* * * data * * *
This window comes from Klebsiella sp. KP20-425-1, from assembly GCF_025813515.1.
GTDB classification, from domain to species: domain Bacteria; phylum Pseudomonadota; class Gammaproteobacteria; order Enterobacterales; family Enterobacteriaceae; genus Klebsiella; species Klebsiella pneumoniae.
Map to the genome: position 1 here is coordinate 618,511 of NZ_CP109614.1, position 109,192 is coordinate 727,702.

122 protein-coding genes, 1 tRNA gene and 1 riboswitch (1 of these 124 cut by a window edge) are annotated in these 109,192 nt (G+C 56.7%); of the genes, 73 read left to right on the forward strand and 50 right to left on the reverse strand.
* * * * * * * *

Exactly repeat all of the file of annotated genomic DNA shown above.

This window comes from Klebsiella sp. KP20-425-1, from assembly GCF_025813515.1.
GTDB classification, from domain to species: domain Bacteria; phylum Pseudomonadota; class Gammaproteobacteria; order Enterobacterales; family Enterobacteriaceae; genus Klebsiella; species Klebsiella pneumoniae.
Map to the genome: position 1 here is coordinate 618,511 of NZ_CP109614.1, position 109,192 is coordinate 727,702.

122 protein-coding genes, 1 tRNA gene and 1 riboswitch (1 of these 124 cut by a window edge) are annotated in these 109,192 nt (G+C 56.7%); of the genes, 73 read left to right on the forward strand and 50 right to left on the reverse strand.